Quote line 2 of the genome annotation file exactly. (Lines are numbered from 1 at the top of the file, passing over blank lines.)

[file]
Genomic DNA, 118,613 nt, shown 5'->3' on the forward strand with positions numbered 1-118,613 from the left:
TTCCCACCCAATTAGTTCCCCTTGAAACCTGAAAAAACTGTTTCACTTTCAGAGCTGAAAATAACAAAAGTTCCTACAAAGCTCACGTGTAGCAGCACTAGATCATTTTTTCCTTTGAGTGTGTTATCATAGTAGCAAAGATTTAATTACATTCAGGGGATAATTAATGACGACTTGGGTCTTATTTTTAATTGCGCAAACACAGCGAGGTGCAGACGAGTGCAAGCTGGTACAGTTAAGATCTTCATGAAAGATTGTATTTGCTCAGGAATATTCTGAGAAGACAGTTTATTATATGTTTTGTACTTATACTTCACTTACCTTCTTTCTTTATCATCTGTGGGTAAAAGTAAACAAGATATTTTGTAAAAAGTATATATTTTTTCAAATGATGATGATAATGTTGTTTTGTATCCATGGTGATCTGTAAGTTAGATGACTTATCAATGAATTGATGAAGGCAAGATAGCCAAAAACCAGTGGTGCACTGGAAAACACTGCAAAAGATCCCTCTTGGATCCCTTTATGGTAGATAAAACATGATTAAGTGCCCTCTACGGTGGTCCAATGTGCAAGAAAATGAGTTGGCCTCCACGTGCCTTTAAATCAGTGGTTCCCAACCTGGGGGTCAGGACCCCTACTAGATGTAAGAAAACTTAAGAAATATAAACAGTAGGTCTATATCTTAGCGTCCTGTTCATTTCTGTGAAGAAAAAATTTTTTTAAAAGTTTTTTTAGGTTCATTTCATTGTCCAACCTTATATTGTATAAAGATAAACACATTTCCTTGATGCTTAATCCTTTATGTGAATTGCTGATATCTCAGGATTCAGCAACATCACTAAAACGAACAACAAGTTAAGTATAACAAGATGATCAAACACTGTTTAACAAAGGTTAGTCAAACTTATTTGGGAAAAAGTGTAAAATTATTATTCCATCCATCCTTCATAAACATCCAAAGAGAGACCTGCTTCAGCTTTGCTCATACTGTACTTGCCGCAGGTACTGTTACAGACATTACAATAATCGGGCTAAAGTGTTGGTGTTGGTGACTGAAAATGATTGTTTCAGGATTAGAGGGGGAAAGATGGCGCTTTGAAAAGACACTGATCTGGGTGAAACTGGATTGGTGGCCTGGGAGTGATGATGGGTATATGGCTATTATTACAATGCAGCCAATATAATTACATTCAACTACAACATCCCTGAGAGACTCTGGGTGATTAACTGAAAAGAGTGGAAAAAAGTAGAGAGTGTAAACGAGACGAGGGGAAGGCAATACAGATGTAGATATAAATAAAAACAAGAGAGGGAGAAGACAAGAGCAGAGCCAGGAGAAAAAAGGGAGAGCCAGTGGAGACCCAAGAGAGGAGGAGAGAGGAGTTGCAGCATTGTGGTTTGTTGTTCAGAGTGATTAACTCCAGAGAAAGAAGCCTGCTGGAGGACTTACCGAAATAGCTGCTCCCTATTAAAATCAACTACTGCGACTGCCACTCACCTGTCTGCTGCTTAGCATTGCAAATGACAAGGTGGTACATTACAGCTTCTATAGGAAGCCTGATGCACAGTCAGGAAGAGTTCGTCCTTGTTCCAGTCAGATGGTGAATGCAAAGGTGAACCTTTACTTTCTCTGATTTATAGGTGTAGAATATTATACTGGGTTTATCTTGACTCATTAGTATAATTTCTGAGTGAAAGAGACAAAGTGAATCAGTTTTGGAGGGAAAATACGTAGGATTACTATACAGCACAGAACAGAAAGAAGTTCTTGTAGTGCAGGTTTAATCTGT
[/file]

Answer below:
TTCCCACCCAATTAGTTCCCCTTGAAACCTGAAAAAACTGTTTCACTTTCAGAGCTGAAAATAACAAAAGTTCCTACAAAGCTCACGTGTAGCAGCACTAGATCATTTTTTCCTTTGAGTGTGTTATCATAGTAGCAAAGATTTAATTACATTCAGGGGATAATTAATGACGACTTGGGTCTTATTTTTAATTGCGCAAACACAGCGAGGTGCAGACGAGTGCAAGCTGGTACAGTTAAGATCTTCATGAAAGATTGTATTTGCTCAGGAATATTCTGAGAAGACAGTTTATTATATGTTTTGTACTTATACTTCACTTACCTTCTTTCTTTATCATCTGTGGGTAAAAGTAAACAAGATATTTTGTAAAAAGTATATATTTTTTCAAATGATGATGATAATGTTGTTTTGTATCCATGGTGATCTGTAAGTTAGATGACTTATCAATGAATTGATGAAGGCAAGATAGCCAAAAACCAGTGGTGCACTGGAAAACACTGCAAAAGATCCCTCTTGGATCCCTTTATGGTAGATAAAACATGATTAAGTGCCCTCTACGGTGGTCCAATGTGCAAGAAAATGAGTTGGCCTCCACGTGCCTTTAAATCAGTGGTTCCCAACCTGGGGGTCAGGACCCCTACTAGATGTAAGAAAACTTAAGAAATATAAACAGTAGGTCTATATCTTAGCGTCCTGTTCATTTCTGTGAAGAAAAAATTTTTTTAAAAGTTTTTTTAGGTTCATTTCATTGTCCAACCTTATATTGTATAAAGATAAACACATTTCCTTGATGCTTAATCCTTTATGTGAATTGCTGATATCTCAGGATTCAGCAACATCACTAAAACGAACAACAAGTTAAGTATAACAAGATGATCAAACACTGTTTAACAAAGGTTAGTCAAACTTATTTGGGAAAAAGTGTAAAATTATTATTCCATCCATCCTTCATAAACATCCAAAGAGAGACCTGCTTCAGCTTTGCTCATACTGTACTTGCCGCAGGTACTGTTACAGACATTACAATAATCGGGCTAAAGTGTTGGTGTTGGTGACTGAAAATGATTGTTTCAGGATTAGAGGGGGAAAGATGGCGCTTTGAAAAGACACTGATCTGGGTGAAACTGGATTGGTGGCCTGGGAGTGATGATGGGTATATGGCTATTATTACAATGCAGCCAATATAATTACATTCAACTACAACATCCCTGAGAGACTCTGGGTGATTAACTGAAAAGAGTGGAAAAAAGTAGAGAGTGTAAACGAGACGAGGGGAAGGCAATACAGATGTAGATATAAATAAAAACAAGAGAGGGAGAAGACAAGAGCAGAGCCAGGAGAAAAAAGGGAGAGCCAGTGGAGACCCAAGAGAGGAGGAGAGAGGAGTTGCAGCATTGTGGTTTGTTGTTCAGAGTGATTAACTCCAGAGAAAGAAGCCTGCTGGAGGACTTACCGAAATAGCTGCTCCCTATTAAAATCAACTACTGCGACTGCCACTCACCTGTCTGCTGCTTAGCATTGCAAATGACAAGGTGGTACATTACAGCTTCTATAGGAAGCCTGATGCACAGTCAGGAAGAGTTCGTCCTTGTTCCAGTCAGATGGTGAATGCAAAGGTGAACCTTTACTTTCTCTGATTTATAGGTGTAGAATATTATACTGGGTTTATCTTGACTCATTAGTATAATTTCTGAGTGAAAGAGACAAAGTGAATCAGTTTTGGAGGGAAAATACGTAGGATTACTATACAGCACAGAACAGAAAGAAGTTCTTGTAGTGCAGGTTTAATCTGT